Overall, Project Powder feels like an attempt at cloning the SSX series of games, in a multi-player setting. Unfortunately, the quality that EA put into these games isn't duplicated here, with the end product feeling unfinished. A look in Project Powder's in-game shops only serves to confirm this, with some of them being completely empty as I write this article. There's very little substance to the game right now, with the only quests and objectives available in this "MMO" taking the form of single-player tasks accessed through characters' "Trick Trees". Completing objectives listed here rewards players with higher-scoring tricks to use in races, as well as other bonuses such as increased EXP gains. Even though most of the Trick Tree's challenges cost money to access (making saving for equipment upgrades difficult), the amount of EXP gained from each race means you'll really need the bonuses on offer here.
As with other free-to-play MMOs, the game makes its money through micropayments. The best looking and most effective pieces of equipment are only available to players who shell out real money on the game, giving them an advantage on the slopes. Not only that, but most of the upgrades - both from in-game money and micropayments - are only temporary. In other words, equipment upgrades are rented rather than being permanent, so anyone playing the game for an extended length of time will need to keep paying a fee in order to maintain their equipment.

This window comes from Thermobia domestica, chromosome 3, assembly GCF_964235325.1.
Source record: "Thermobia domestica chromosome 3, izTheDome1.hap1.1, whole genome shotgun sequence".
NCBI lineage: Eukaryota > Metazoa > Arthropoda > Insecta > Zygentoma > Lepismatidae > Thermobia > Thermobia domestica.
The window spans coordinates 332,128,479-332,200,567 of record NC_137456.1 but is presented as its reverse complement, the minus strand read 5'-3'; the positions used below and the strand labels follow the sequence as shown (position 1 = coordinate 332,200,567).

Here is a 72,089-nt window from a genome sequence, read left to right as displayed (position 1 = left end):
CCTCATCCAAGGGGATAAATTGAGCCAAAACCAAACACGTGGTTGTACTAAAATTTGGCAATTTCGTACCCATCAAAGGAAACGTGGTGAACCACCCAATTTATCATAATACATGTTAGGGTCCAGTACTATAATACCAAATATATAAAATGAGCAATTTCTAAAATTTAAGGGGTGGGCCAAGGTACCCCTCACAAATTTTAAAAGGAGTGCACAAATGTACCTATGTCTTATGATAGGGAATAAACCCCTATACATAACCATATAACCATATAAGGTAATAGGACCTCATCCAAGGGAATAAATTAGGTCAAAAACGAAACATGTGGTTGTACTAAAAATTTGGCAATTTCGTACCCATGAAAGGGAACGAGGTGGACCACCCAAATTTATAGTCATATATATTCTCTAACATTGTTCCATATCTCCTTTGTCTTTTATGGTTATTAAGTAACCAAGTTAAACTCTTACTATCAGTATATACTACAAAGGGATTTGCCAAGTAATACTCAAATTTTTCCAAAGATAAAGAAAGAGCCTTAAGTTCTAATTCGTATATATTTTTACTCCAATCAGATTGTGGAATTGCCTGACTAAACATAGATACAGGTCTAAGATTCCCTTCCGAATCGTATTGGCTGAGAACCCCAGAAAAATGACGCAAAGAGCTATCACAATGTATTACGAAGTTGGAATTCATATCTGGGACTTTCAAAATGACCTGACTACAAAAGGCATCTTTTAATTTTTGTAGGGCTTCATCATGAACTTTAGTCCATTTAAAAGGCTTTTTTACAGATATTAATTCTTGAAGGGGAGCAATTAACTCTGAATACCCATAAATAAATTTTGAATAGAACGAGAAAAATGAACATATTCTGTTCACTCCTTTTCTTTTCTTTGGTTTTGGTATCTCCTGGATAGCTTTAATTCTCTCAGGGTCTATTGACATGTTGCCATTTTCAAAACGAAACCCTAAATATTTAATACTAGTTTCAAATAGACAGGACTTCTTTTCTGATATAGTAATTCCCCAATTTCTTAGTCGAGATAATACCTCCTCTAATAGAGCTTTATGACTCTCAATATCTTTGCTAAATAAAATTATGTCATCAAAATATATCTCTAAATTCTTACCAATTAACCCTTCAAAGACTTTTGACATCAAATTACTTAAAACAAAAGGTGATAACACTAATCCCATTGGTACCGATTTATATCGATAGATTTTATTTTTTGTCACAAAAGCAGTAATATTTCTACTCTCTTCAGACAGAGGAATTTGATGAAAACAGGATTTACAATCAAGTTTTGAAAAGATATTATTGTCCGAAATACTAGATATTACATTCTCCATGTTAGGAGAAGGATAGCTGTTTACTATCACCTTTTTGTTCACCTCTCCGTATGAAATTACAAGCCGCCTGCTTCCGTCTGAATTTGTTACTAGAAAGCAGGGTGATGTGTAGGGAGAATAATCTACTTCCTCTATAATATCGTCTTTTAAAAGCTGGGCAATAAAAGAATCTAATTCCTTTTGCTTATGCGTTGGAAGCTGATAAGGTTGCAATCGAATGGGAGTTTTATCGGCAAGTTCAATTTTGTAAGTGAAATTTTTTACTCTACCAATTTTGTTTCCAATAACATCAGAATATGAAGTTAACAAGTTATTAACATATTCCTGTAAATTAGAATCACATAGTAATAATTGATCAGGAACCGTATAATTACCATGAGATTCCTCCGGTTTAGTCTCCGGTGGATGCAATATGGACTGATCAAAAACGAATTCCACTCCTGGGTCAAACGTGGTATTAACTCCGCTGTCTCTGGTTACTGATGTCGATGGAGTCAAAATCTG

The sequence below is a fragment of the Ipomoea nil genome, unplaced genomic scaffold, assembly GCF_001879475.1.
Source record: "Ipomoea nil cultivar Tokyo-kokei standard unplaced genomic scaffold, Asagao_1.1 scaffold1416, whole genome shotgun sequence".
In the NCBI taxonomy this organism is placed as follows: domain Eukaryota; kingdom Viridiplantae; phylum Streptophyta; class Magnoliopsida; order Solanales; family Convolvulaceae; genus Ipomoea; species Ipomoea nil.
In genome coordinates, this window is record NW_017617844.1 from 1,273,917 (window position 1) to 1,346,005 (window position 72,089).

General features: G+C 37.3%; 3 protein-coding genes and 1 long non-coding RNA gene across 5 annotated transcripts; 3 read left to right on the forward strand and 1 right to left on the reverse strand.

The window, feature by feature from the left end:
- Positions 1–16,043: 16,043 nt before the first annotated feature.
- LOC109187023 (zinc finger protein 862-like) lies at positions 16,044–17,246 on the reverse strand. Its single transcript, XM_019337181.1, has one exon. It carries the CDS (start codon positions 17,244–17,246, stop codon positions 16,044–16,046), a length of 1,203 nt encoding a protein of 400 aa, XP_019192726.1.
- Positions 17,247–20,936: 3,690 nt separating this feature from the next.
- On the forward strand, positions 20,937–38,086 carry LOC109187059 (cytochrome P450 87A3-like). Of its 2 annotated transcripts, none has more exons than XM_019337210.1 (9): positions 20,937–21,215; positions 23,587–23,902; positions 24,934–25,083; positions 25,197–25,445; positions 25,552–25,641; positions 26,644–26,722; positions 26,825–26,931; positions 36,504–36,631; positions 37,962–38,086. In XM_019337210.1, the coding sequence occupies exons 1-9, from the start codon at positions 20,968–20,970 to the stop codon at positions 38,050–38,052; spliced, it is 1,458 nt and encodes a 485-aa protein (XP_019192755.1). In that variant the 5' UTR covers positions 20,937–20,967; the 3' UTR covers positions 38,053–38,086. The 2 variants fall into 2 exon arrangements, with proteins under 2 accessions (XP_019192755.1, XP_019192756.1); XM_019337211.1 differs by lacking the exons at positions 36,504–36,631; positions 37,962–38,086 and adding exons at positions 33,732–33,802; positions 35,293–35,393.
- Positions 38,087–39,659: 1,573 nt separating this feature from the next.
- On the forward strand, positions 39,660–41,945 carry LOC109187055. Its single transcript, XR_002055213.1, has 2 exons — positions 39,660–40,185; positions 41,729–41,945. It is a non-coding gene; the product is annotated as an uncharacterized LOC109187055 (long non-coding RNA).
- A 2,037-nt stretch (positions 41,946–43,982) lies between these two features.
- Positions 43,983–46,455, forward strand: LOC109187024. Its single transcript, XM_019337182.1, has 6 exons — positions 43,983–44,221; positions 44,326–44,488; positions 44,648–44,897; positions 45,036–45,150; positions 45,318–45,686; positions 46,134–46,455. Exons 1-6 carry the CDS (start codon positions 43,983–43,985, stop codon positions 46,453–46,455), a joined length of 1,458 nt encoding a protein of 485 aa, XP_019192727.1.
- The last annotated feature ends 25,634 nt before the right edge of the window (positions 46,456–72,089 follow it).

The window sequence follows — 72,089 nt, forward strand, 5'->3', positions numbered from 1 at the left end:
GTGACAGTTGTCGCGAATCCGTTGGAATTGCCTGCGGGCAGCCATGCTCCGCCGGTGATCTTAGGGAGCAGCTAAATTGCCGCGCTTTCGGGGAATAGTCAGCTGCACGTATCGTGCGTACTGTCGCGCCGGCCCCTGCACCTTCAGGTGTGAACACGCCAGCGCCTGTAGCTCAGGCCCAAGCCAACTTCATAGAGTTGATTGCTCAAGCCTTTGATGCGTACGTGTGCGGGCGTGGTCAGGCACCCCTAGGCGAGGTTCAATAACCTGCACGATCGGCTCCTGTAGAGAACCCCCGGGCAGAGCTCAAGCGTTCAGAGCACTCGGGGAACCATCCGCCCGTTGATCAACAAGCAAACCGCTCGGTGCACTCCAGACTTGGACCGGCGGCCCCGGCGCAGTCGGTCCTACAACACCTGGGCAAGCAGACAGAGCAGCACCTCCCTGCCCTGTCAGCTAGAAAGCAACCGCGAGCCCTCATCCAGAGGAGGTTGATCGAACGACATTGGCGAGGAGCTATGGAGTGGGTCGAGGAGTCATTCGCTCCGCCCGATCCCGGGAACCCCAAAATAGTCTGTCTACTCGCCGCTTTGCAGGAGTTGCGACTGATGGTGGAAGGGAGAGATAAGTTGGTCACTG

The equipment on offer to non-paying customers is rather limited.
Some of the design decisions that have gone into Project Powder just seem plain wrong. The lack of an open world really hurts the game, and the music doesn't help matters either. The game opens with a guitar-heavy rock track, but can switch to a remixed version of Christmas carol "The First Noel" once you get into a race. This track in particular is totally out of place and doesn't fit with the rest of the game's music.
That's not to say that the game doesn't have its saving graces, though. As I said, the chatroom system is a nice touch, as is the inclusion of negative value coins in Coin Mode. However, this isn't enough to keep the game from feeling distinctly average. In its present form, Project Powder's a mildly entertaining diversion that seems to be lacking in ambition. If the game had a larger budget and included an open world, it could have been so much better. As things stand, however, it's just a missed opportunity.
SAM "azerian" Maxted